Occurs when alternative alleles are present in the genotype and fully observed in the phenotype
E.g. ABO blood grouping system, where a single gene locus features multiple alleles- IA, IB, and i. Individuals carrying alleles for both A and B express both in the phenotype AB.
Genes are carried on the sex chromosomes (X or Y)
XBXB normal female
XBXb carrier female
XbXb affected female
XBY normal male
XbY affected male
Dominant gene on X chromosome
Affected males pass to all daughters and none of their sons
If the mother has an X- linked dominant trait and is homozygous (XAXA) all children will be affected
If Mother heterozygous (XAXa) 50% chance of each child being affected
E.g. dwarfism, rickets, brown teeth enamel.
Sex linked dominant disorders
Sex linked dominant problems
The barred pattern of chicken feathers is inherited by a pair of sex linked genes, B for barred, b for no bars. If a non-barred female is mated to a barred male,
a) What will the proportion and appearance of the offspring?
What will be the appearance and proportion of the progeny produced by mating an Fl male with an Fl female?
Gene located on the X chromosome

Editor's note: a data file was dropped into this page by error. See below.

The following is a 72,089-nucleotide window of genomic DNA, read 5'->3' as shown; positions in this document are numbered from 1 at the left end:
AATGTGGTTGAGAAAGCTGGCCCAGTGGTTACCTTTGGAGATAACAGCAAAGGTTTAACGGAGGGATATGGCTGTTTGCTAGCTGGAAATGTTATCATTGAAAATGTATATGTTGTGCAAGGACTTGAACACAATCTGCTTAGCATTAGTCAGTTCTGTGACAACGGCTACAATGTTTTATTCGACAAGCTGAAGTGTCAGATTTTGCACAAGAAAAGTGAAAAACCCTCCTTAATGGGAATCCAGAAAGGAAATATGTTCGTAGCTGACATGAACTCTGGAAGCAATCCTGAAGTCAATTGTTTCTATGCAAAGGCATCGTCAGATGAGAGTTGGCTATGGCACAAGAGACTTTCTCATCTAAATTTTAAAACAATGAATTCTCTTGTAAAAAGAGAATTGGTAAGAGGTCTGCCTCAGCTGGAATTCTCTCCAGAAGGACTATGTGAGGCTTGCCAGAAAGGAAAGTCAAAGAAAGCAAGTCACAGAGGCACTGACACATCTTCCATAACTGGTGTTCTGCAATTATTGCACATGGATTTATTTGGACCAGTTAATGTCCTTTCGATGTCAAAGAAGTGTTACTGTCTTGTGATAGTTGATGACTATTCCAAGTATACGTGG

More males than females affected (males inherit X from mother)
Females can only inherit if the father is affected and mother is a carrier (hetero) or affected (homo)
An affected female will pass the trait to all her sons
Daughters will be carriers if father is not affected
Males cannot be carriers (only have 1 X so either affected or not)
Can skip generations
E.g. colour blindness, haemophilia, Duchene muscular dystrophy
Red-green colour blindness in men is caused by the presence of a sex-linked recessive gene c, whose normal allele is C.
a) Can two colour blind parents produce a normal son?
b) Can they produce a normal daughter?
c) Can two normal parents produce a colourblind son or daughter?
d) Can a normal daughter have a colourblind father or mother?
e) Can a colourblind daughter have a normal father or mother?